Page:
Corey Maggette grew to appreciate Coach K’s ‘hard-ass’ style
When Corey Maggette committed to Duke in the fall of 1997, he did so for the same reasons most high school kids pick a college. By signing with the Blue Devils, he’d have the opportunity to play for one of the top basketball programs in the country. As a player who was also recruited by the likes of Stanford and other major academic powers, he’d have the chance to attend one of the top schools in the country as well.
However, the ultimate draw, as it’s been for so many top high school basketball players through the years, was the opportunity to play for Mike Krzyzewski. With both player and coach hailing from the Chicago area, there was an immediate bond.
There also was an immediate realization from Maggette when he arrived the following season: Though the guy who recruited him had the charm of a typical Midwesterner, the coach possessed some of the other — how do we say this nicely? — “tougher” characteristics of a Chicagoan as well, the moment practice tipped off in October.
“He was a hard-ass,” Maggette said with a laugh, reflecting on that first practice. “What you see on TV, it’s not what Coach K is like in practice. He’s a Chicago guy, and you know, it comes off that way.”
Eventually, Maggette got more direct.
“He’s a little older now, so I don’t know how it is now. But (back then) he was an a**hole. That’s just the truth.”
Now, more than 15 years removed from his last practice at Duke, Maggette can laugh about his former coach’s behind-the-scenes demeanor. As someone who played 14 seasons in the NBA, Maggette can also appreciate that it’s practice where Duke basketball gains its edge.
That’s right, as Mike Krzyzewski gets set to become the first Division I men’s college basketball coach to win 1,000 games, Maggette believes that more than anything, it’s practice — yes, we’re talking about practice — that has kept the Blue Devils elite.
“Sometimes teams don’t practice as hard as they play in the game,“ Maggette said. “The way we practiced (at Duke), we practiced harder than any NBA team. When you have an opponent that’s not accustomed to practicing game speed it shows. We were always prepared.”
Maggette played one year at Duke but saw up close how much practice paid off in game situations. Duke went 37-2 that season, and although the Blue Devils lost to UConn in the title game, Maggette’s 1998-99 club remains tied for the second-most wins by any team in college basketball history.
Beyond the wins and losses, what might be most impressive about that specific group was Coach K’s ability to get a bunch of stars to buy into a team philosophy. On a roster that featured Elton Brand, Shane Battier and Maggette (all of whom enjoyed decade-plus NBA careers), alongside three-year NBA vet William Avery and college All-American Trajan Langdon, shots and minutes were at a premium. To Coach K’s credit, he was able to keep the focus on the team.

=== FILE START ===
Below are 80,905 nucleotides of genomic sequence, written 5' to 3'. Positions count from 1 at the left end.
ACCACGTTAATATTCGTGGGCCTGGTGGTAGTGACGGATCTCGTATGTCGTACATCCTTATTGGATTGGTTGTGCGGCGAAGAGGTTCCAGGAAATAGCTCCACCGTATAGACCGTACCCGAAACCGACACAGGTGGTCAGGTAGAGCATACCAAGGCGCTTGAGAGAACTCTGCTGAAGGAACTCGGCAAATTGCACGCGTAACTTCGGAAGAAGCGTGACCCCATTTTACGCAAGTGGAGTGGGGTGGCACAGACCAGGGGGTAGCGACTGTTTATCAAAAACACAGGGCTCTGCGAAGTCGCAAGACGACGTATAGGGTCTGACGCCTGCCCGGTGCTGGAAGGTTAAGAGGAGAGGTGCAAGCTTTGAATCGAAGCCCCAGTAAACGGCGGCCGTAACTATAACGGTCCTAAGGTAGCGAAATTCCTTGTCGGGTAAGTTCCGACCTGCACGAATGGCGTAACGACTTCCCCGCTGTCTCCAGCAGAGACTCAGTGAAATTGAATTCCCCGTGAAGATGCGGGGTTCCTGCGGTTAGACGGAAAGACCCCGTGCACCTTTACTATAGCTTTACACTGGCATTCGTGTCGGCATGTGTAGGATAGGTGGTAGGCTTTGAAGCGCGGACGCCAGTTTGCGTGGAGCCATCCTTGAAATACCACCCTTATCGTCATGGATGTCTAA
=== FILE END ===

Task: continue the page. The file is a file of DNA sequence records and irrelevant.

It’s a trait Maggette credits to Krzyzewski’s time spent at West Point.
“When you have a military background, it’s not about ‘you,’” Maggette said. “It’s not about ‘I.’ It’s about ‘we’ and pushing yourselves to the limit as a team.”
That team-first philosophy has worked well for Coach K during his 35 years at Duke, but where it might be most evident is during his current decade-long stint with Team USA basketball. The organization has won two Olympic gold medals and two World Championships on his watch.
For Krzyzewski, his success with Team USA stems from getting stars to play together, but Maggette has also noticed another trait in his former coach. It’s something others might not have picked up on but one that he believes separates good coaches from great ones.
As Maggette explains it, any coach can push his team. Only the truly great ones know when to take their foot off the gas.
“To be a great coach, sometimes you have to let your players be accountable,” Maggette said. “He relied on the leadership of Jason Kidd, of Kobe Bryant, of LeBron James. He let those guys police the team.”
And it’s only when the great players have ownership that a team can reach its absolute peak, according to Maggette.
“(When that happens) everything on the court is magnified,” Maggette said. “It changes the way you play. It changes the way you practice. It changes the way you watch film.”
It’s also a lesson that can translate well beyond the basketball court.
“Holding yourself accountable,” Maggette said. “That’s a key. That’s something you use in your life each and every day.”
It’s also why, even as he approaches 1,000 wins, and even after 40-plus years in the game, Krzyzewski continues to garner respect, both from college kids and the game’s top pros.
For Coach K, it’s about more than basketball, it’s about real-world lessons, too.
Even if it takes a while for his former players to realize what he did for them.
“As time goes on, you learn to appreciate it,” Maggette said, again with a laugh, reflecting back on his days as an 18-year-old in his first practice at Duke.
As it turns out, maybe Coach K isn’t such a hard-ass after all.